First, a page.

On Saturday, June 28, 2014, the 100th Anniversary of the assassination of the Archduke Franz Ferdinand, the event which sparked World War One, will be commemorated in Sarajevo. The commemoration will be solemn and relatively low key. Among other things, the Vienna Philharmonic is scheduled to perform a concert. There are a few other events on tap, but the overall tone for the anniversary is low key and respectful. This is only proper. After all, this was the moment when the 20th century changed forever and many believe was sent on its violent trajectory.
Improbabilities, Accidents & Happenstance
The assassination involved a series of ambiguous and troubled historical characters. The Archduke Franz Ferdinand was not well liked or regarded by the citizens of the Austro-Hungarian Empire, especially the elite. The fact that he was murdered gives some idea of the feelings of the empire’s enemies towards the Archduke. As for the assassin, Gavrilo Princip was an outcast, a man who lived on the very fringes of society. His act was neither glorious nor heroic. It was the result of a series of improbabilities, accidents and happenstance. Despite this, the assassination turned out to be a world historical event.
Yet it is what followed in the wake of the assassination rather than the event itself, which makes it of long lasting historical significance. Four years of total war which ended with millions dead and wounded, along with a radical realignment of the political map of Europe flowed from the assassination. It is difficult to imagine how different Europe was before that event. Monarchies and empires ruled most of the continent including Bosnia. Freedom and representative government promoted the interests of the elite rather than a majority of the population. All of that either came to an end or underwent radical change. The world before the assassination vanished forever.
Coming to Terms – What Did They Fight For? What Did They Die For?
Following the commemoration in Sarajevo, expect much soul searching in France, Britain, Russia and Germany as they try to come to grips with the legacy of the Great War. For France, the Great War is a source of national pride, an honorable sacrifice to save their country from German militarism. Meanwhile in Britain, the war brings to mind images of needless slaughter, tragic heroism and victory at a cost that was indistinguishable from defeat. The Germans are still reckoning with causation and blame. Was the war really their fault? Should they bear the greatest burden of the blame? How do they honor their soldiers, without honoring militarism as well? Like so much of Germany’s ill-fated 20th century history, the questions are difficult and the answers are at best elusive, at worst nebulous. As for Russia, thoughts of the war are inseparable from those of the Revolution it led to. Russia has never come clean with its people about the truth of what occurred, the Soviet Union rewrote history to promote Bolshevism rather than honor the great courage and sacrifice of the peasant soldier. Lost in the Soviet version of the war was not only the truth, but also respect for the millions who died for what both then and now seems no good reason at all.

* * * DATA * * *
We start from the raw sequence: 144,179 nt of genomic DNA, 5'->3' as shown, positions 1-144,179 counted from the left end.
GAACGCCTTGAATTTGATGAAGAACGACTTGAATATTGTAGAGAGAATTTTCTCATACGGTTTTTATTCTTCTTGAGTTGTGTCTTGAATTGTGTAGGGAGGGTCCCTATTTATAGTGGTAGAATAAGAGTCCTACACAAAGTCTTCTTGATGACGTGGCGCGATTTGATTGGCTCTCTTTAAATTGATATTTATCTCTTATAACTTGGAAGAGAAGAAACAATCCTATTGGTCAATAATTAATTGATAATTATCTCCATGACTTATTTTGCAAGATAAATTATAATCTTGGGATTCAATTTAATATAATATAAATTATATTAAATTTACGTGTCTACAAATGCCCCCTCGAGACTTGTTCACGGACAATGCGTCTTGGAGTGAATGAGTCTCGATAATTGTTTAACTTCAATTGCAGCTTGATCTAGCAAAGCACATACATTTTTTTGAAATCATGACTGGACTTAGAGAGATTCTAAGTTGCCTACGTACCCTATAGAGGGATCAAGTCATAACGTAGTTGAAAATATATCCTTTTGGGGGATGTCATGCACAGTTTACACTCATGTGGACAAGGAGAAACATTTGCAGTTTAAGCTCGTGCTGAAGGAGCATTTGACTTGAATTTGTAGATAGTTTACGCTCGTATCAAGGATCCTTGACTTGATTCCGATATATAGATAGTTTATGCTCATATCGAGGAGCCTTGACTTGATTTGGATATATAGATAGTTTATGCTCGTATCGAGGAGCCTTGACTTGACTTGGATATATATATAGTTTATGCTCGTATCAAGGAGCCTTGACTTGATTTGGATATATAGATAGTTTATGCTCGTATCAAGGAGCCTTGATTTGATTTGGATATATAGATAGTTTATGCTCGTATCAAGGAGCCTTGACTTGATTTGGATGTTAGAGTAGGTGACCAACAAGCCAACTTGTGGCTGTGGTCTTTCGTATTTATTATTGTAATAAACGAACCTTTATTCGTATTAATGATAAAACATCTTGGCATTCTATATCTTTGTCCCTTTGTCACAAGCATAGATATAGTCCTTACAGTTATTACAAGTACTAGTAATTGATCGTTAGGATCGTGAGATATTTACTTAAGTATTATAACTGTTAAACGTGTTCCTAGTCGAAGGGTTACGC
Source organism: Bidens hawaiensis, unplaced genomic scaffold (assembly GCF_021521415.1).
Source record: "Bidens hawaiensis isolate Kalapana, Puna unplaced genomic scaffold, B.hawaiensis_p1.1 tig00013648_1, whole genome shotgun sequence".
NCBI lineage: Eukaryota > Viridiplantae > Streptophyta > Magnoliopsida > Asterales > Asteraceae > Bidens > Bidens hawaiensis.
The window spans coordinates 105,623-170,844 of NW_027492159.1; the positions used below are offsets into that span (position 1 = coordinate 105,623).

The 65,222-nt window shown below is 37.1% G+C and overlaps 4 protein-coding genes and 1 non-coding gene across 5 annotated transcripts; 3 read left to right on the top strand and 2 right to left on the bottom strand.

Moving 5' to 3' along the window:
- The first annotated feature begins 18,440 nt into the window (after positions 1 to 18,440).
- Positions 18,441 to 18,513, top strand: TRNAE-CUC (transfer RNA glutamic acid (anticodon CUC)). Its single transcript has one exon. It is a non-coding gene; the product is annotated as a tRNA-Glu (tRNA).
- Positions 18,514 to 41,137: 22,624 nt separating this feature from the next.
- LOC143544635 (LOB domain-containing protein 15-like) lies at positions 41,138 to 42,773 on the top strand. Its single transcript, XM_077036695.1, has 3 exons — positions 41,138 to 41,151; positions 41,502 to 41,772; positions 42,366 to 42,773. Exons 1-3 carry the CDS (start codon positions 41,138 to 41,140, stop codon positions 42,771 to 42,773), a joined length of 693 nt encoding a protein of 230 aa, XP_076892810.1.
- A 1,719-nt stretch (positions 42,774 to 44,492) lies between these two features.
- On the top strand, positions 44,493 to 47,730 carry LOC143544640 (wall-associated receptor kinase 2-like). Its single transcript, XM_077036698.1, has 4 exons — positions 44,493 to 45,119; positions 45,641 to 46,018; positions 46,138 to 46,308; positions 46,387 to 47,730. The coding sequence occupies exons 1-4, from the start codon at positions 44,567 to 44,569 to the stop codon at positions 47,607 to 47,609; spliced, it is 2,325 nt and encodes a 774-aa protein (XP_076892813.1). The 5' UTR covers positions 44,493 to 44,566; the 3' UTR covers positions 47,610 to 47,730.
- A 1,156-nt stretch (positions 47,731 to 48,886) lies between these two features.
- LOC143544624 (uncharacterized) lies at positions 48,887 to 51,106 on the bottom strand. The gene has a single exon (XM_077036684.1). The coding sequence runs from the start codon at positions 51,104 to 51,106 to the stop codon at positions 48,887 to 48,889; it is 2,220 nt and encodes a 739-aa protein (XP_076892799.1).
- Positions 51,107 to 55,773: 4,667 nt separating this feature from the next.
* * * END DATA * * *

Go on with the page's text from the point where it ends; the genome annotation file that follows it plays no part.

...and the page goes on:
Lost amid these reckonings are the two principle polities whose enmity brought the world to arms. One, Austria-Hungary no longer exists, while the other, Serbia was synonymous throughout the 20th century with ethnic war and nationalism. They will both be referred to in Sarajevo, but following the commemoration they will almost certainly fade into the background. This will be a repeat of what happened during the Great War. The Austro-Hungarian Army fired the inaugural shots of World War I near Belgrade almost exactly a month to the day from when the assassination took place. After the starting point though, it seems these adversaries disappeared. This probably has to do with the fact that they were both losers in the war, even if the Serbs paradoxically managed to end up on the winning side. The Austro-Hungarian Army’s long awaited invasion of Serbia ended in defeat. Less than six months after the war had begun, the empire and its army were reeling. In the coming year, it would be reinforced and subsumed by the German Army. This would lead to victory for the Austro-Hungarians in Serbia, but it hardly mattered. This was a pyrrhic victory.
Defeat, Disillusionment & Disaster – The Great War 100 Years Later
When the Archduke Franz Ferdinand was murdered in Sarajevo, it was the beginning of the end for Austria-Hungary. In that way Princip’s action had been a success, but it brought Serbia so much misery, that it is hard to see how it was a victory. The Serbs lost almost a fifth of their entire population during the war. That means about one in every five Serbs was dead by the end of the conflict. No country suffered a greater proportion of losses to its population. What did the Serbs have to show for their suffering and sacrifice at war’s end? They ended up on the victorious side and led the states that would form Yugoslavia, but any gains they made were lost again during World War II, regained in its aftermath and finally lost in the Yugoslav Wars of the 1990’s. The 20th century was not kind to Serbia. They could never quite achieve a Greater Serbia and the next best thing, Yugoslavia collapsed as well. For the Serbs, the Great War much like their entire 20th century history was filled with disappointment.
That word, disappointment may best explain the legacy of the Great War for all the major combatants. None of the nations and empires that were involved got what they wanted or expected. The war brought varying degrees of defeat, disillusionment and disaster to all involved. Perhaps that is why the commemoration in Sarajevo will be such a solemn affair. It was the beginning of the end for one world and the start of something new and more horrible for the next one.